[As a courtesy to our guests, please keep comments to the book. Please take other conversations to a previous thread. - bev]
June Carbone, Host:
As the economy fails to improve, as we chart the rise of the Tea Party and the Republican Party’s ability to express disdain for unemployment benefits without significant political cost, Americans lack a roadmap for the role of class and gender in the new American landscape. Joan Williams’ book, Reshaping the Work-Family Debate: Why Men and Class Matter (Harvard 2010), supplies that roadmap. The book creates an innovative framework for examining the relationship between law, work and family in the post-industrial economy.
The book builds on Williams’ earlier research exploring the maleness of the workplace and expands it dramatically. Williams starts with the caustic observation that “we still have a workplace perfectly designed for the workforce of the 1960’s.” That workplace depended on the availability of “ideal workers,” who could meet employer expectations premised on the availability of someone else to tend to the children, run the necessary household errands, and make the work-family relationship work. While today’s workplaces successfully assimilate women who participate on the same terms as men, they remain remarkably resistant to creating more supportive environments that would assist parents – male or female – in balancing the competing demands between work and family. The curious question is why. Williams makes the case that more flexible workplaces would benefit employers and that the U.S. is so far from the norm that it can boast “the most family-hostile public policy in the developed world.”
Where the book moves most significantly beyond Williams’ earlier work is placing the debate over the workplace at the intersection of class and gender. The first part of the book thus retells the story of work-family conflict. The initial chapter takes on the story that while well-educated women are not more likely to drop out of the work place, they may face the most intense choices between the remade ideal of super- mothering (the new helicopter parents) and workplace norms that prize total dedication. The second chapter then tells the often heartbreaking stories of the dilemmas working class parents face; these dilemmas are often not so much about time as flexibility – the inability to make a personal phone call can affect children’s lives.
The middle part of the book links these developments to the remaking of workplace norms of masculinity. In 1965, class had little to do with leisure; executives and union members worked about the same hours. Today, the American elite works longer hours than most of the rest of the world while working class men put in fewer hours than they did in 1965. The new “macho” norm for law firm associates or Silicon Valley engineers is total dedication; for the working class men on an oil rig, it continues to be physical bluster. Williams argues, however, that both competitive norms not only drive women away, they are also bad for business. Industry productivity goes up when the company takes into account the costs of attrition and the lack of cooperation. Workplaces with mixed rather than macho gender norms outproduce the competition.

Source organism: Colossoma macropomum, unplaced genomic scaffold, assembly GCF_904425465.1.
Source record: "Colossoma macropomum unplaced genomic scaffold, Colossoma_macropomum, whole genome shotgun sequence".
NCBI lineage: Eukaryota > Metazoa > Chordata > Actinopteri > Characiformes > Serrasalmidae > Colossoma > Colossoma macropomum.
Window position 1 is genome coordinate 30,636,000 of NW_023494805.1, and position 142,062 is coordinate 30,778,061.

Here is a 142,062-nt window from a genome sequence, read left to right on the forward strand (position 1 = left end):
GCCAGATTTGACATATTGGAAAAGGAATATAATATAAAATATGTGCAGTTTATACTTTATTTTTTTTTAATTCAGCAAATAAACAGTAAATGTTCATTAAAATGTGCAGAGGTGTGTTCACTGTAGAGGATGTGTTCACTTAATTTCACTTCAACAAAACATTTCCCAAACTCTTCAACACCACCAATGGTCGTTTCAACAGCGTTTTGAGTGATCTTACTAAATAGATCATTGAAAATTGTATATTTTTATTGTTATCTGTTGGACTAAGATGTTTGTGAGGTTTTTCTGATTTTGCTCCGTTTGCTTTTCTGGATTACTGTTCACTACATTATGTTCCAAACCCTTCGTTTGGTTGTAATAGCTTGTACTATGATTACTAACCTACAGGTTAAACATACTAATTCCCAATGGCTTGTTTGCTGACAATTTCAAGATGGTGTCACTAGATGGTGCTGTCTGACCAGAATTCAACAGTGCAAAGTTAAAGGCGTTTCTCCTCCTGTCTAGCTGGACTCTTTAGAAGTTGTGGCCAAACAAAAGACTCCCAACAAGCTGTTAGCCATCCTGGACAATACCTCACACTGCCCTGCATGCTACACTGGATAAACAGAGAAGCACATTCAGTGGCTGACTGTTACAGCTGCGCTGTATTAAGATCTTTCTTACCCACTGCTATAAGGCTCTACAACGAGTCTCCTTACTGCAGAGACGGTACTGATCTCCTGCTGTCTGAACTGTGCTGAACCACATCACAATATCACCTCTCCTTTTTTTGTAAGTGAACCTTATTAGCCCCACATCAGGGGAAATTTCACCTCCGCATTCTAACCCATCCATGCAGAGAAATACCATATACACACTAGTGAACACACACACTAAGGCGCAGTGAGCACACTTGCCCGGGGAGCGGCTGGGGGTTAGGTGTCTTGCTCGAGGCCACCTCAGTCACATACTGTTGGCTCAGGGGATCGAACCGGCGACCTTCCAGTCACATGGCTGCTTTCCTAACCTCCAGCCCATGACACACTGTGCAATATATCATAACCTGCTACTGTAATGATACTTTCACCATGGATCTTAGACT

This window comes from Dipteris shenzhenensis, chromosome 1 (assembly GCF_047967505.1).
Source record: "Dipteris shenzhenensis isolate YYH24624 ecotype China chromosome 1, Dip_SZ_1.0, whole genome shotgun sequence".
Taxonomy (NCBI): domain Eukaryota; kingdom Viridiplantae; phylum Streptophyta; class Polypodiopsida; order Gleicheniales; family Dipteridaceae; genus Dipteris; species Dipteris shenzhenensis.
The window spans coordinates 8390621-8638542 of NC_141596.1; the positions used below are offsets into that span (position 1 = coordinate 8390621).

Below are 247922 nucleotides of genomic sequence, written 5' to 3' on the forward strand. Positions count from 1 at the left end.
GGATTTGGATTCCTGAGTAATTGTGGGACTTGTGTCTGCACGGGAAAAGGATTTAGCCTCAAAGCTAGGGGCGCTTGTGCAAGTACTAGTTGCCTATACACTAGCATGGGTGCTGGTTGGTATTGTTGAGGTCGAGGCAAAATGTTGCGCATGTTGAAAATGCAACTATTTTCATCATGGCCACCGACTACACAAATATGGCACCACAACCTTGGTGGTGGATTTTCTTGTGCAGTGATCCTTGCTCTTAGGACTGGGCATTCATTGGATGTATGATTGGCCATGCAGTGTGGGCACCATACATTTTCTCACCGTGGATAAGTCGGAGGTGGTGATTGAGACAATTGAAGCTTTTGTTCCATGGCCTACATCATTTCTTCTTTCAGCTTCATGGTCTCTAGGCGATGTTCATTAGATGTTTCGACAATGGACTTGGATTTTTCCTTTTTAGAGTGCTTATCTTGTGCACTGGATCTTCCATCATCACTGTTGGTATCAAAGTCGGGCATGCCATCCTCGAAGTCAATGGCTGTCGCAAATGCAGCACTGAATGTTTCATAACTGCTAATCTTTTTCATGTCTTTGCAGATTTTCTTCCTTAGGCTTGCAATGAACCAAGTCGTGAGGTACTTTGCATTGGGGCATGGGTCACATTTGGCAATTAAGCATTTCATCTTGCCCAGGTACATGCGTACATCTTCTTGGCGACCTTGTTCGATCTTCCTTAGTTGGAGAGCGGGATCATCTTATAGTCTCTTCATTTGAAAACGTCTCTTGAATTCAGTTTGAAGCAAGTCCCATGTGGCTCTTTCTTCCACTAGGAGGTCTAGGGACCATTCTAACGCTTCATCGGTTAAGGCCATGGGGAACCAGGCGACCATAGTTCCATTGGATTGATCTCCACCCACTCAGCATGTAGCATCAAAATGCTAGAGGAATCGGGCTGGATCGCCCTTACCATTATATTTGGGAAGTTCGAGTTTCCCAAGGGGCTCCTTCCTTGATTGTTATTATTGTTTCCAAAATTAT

Williams’ most innovative research addresses class. In the post-industrial world, the poor, racial minorities and recent immigrants who have not yet made their first million may still be Democrats, but the white working class has moved decisively into the conservative camp. She traces liberal politicians’ change in emphasis from economic concerns to cultural issues as a critical source of the alienation that many members of the working class feel: the title of one chapter is “Culture Wars as Class Conflict.”
Indeed, Williams’ brilliant contributions to the emerging literature on class stems from her recognition that the new class antagonisms are less about income – the working class is the middle of the American income distribution – than they are about family and culture, and that a class analysis must focus not just on the haves and the have-nots, but on those in between these two groups. While working class income has held steady, working class families are in crisis. Over the last two decades, the divorce rates for the white working class have continued to rise even as they have fallen substantially for the college educated, and the non-marital birth rate is moving steadily upward even as rates have stabilized for the urban poor. The underlying cause is a growing mismatch between men, women and family expectations. The working class holds more traditional family values than the college educated; yet, working class families need two incomes and the job prospects for working class women now exceed those of the men. Family unfriendly workplaces and a lack of support for childrearing exacerbate the tensions. Yet, the toxic politics of cultural division direct this anger at the prospering creative elite of the information economy, blocking the type of policies that might provide greater assistance to men and women at all income levels.
Joan, you starting working on these issues before the Great Recession. How do you see hard times affecting the relationship between work and family?